I missed a day during last night’s chase of the Tobias Singleton departure, but I’m catching up now.
Something that continues to be a lot of fun covering college football is simply the view. Typically, we’re allowed on the sidelines for the final five minutes. Of course, there is a lot of football still to be played, games still to be decided in the span.
I’ve stood under goalposts to watch field goals win – or not win – games in the final seconds. I’ve been just feet away from some big touchdowns and turnovers too.
Just a few that come to mind quickly:
– The 2-point conversion pass from Stewart Patridge to Corey Peterson lift Ole Miss past MSU in the 1997 Egg Bowl.
– The Bill Flowers catch from Ethan Flatt in 2004 to secure an Ole Miss win against No. 25 South Carolina on the road.
– The Dexter McCluster fumble in the south end zone at Vaught-Hemingway Stadium in 2008. I remember thinking the Rebels were about to overcome a game filled with turnovers. Given the finish against Vanderbilt and Wake Forest, that 2008 team was very close to an 11-3 season.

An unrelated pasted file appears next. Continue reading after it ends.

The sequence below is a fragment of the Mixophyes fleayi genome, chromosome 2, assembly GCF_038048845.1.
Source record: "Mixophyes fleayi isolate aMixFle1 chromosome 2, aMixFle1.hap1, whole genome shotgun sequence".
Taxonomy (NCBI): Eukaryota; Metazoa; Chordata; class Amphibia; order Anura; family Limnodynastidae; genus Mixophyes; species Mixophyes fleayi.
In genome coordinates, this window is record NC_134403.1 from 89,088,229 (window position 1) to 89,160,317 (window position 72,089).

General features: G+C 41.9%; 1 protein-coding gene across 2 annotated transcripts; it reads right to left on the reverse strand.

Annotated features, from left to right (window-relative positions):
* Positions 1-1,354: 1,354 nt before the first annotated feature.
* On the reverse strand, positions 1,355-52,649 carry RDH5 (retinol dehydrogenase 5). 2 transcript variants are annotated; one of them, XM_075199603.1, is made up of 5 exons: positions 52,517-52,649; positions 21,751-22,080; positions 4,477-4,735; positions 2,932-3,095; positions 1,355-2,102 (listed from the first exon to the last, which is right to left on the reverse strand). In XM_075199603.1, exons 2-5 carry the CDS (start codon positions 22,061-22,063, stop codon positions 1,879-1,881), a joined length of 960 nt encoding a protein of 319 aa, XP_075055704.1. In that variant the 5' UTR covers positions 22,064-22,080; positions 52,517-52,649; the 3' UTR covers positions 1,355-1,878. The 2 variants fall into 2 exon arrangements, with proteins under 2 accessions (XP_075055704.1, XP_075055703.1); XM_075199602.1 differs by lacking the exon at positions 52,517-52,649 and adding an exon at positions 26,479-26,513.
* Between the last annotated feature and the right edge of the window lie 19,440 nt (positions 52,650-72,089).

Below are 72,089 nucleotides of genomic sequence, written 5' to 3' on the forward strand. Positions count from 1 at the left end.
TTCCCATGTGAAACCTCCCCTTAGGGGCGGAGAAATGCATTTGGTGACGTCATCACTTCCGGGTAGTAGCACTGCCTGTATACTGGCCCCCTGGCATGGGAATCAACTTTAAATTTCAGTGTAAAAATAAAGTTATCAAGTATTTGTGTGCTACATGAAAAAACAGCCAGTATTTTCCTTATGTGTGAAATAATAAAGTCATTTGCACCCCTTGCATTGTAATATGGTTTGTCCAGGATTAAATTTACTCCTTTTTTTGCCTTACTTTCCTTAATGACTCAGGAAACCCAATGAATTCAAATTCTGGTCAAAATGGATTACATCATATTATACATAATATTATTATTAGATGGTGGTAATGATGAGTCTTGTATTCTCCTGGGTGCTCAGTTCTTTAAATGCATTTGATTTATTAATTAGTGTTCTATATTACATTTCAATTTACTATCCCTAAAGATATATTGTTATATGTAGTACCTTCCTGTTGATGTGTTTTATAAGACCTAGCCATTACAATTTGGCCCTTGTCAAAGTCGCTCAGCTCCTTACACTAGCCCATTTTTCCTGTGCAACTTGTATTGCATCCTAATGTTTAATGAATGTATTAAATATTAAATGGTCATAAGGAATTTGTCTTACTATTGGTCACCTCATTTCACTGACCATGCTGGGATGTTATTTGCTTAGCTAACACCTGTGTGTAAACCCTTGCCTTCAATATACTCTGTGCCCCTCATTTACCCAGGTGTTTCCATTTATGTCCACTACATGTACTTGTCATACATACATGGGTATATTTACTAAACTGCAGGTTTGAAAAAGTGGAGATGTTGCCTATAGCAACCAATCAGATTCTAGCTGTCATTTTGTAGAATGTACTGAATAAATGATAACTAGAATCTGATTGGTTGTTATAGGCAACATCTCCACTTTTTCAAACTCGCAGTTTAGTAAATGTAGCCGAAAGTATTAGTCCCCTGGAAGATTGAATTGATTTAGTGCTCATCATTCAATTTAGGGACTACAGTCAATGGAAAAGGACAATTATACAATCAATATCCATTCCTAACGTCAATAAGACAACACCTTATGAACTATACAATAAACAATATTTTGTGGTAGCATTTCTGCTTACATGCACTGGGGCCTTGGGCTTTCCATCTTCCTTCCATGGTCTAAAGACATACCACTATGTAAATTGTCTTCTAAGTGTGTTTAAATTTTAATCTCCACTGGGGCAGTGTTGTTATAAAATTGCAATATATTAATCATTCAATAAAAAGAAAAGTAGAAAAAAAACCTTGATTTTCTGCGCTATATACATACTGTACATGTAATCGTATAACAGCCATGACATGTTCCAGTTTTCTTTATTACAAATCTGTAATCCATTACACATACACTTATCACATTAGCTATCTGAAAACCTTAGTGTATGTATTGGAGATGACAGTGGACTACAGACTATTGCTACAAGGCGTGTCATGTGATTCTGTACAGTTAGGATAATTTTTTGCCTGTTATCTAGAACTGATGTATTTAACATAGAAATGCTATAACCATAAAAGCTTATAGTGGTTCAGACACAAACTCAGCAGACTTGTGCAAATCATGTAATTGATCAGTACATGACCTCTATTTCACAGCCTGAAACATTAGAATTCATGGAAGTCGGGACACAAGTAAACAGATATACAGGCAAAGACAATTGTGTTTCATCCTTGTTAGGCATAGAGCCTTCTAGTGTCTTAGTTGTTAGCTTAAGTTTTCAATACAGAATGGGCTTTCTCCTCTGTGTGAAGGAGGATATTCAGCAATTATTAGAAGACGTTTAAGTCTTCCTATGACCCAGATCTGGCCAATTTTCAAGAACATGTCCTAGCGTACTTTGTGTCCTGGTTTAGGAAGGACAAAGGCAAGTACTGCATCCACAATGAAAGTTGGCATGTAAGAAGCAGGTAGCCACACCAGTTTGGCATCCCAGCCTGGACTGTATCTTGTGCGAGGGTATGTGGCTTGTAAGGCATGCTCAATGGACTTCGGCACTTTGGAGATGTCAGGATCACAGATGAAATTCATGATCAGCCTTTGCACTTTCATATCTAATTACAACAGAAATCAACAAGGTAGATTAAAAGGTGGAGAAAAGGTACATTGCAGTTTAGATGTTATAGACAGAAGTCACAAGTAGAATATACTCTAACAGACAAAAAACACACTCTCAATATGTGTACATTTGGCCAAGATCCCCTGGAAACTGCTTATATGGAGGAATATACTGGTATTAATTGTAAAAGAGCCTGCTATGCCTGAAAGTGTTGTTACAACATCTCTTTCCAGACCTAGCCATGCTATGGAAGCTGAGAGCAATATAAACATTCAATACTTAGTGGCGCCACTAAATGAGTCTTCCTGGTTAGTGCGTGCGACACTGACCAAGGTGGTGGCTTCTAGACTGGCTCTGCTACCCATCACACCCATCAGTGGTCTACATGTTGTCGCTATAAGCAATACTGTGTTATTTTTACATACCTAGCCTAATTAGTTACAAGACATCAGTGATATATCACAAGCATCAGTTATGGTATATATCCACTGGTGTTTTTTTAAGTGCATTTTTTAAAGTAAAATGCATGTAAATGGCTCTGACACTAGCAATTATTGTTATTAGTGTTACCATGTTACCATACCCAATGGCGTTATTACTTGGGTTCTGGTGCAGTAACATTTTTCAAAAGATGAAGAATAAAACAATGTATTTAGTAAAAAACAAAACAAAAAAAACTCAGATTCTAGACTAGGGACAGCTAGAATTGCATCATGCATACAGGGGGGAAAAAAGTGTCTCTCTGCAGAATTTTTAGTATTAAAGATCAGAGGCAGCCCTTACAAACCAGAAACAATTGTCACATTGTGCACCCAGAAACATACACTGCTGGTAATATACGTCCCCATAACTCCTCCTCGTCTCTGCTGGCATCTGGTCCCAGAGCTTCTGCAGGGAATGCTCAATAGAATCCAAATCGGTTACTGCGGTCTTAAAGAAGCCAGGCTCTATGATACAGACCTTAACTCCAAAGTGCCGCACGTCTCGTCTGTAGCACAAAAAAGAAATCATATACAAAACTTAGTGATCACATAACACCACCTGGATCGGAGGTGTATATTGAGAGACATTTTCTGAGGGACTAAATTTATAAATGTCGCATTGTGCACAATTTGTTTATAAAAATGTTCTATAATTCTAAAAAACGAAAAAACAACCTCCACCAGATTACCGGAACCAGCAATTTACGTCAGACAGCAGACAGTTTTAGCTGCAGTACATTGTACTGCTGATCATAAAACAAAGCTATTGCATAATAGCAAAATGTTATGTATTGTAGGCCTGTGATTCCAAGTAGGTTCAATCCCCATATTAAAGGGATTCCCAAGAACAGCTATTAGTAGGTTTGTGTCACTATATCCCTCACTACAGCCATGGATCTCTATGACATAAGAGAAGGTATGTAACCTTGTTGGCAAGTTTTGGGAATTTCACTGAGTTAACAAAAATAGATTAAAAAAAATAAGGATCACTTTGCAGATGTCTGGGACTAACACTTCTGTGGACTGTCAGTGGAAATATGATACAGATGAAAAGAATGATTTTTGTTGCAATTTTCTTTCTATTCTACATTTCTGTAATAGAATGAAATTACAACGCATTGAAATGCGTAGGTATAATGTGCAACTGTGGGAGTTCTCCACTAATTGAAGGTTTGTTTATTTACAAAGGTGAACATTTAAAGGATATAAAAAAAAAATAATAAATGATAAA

– Ed Orgeron always had Memphis’ number, but it wasn’t always easy. Garry Pack had an end zone interception to seal the win in 2005, Ed’s first game.
– As the MSU beat writer at Auburn in 1999 I watched an improbable final seconds comeback that included a Matt Wyatt touchdown pass – I’m thinking from about 10 or 12 yards out – that made its way through two defenders.
Some of the views aren’t about touchdowns but are simply looking around at the stadiums. That was the case in Auburn defeated No. 2 Alabama in 1989 in the first Iron Bowl played at Auburn.
That was also the case in 2009, looking around Vaught-Hemingway for the LSU game. You could feel the tension in the stands, then finally the sense of relief when the clock ran out.
Before expansion I could say I was able to take in at every SEC stadium. I’ve been to Missouri, covering there with Ole Miss in 2006. I’m not going to claim my trip to Texas A&M, though. It was 1985 as the sports editor of the student paper at Northeast Louisiana. That was a great experience, but Kyle Field is a lot different now. I know this from making it part of my daily walk for the five days I was in College Station with Ole Miss baseball in the spring.
It will be 2013 – Lord willing – before I am again able to say I’ve made the tour through the entire SEC.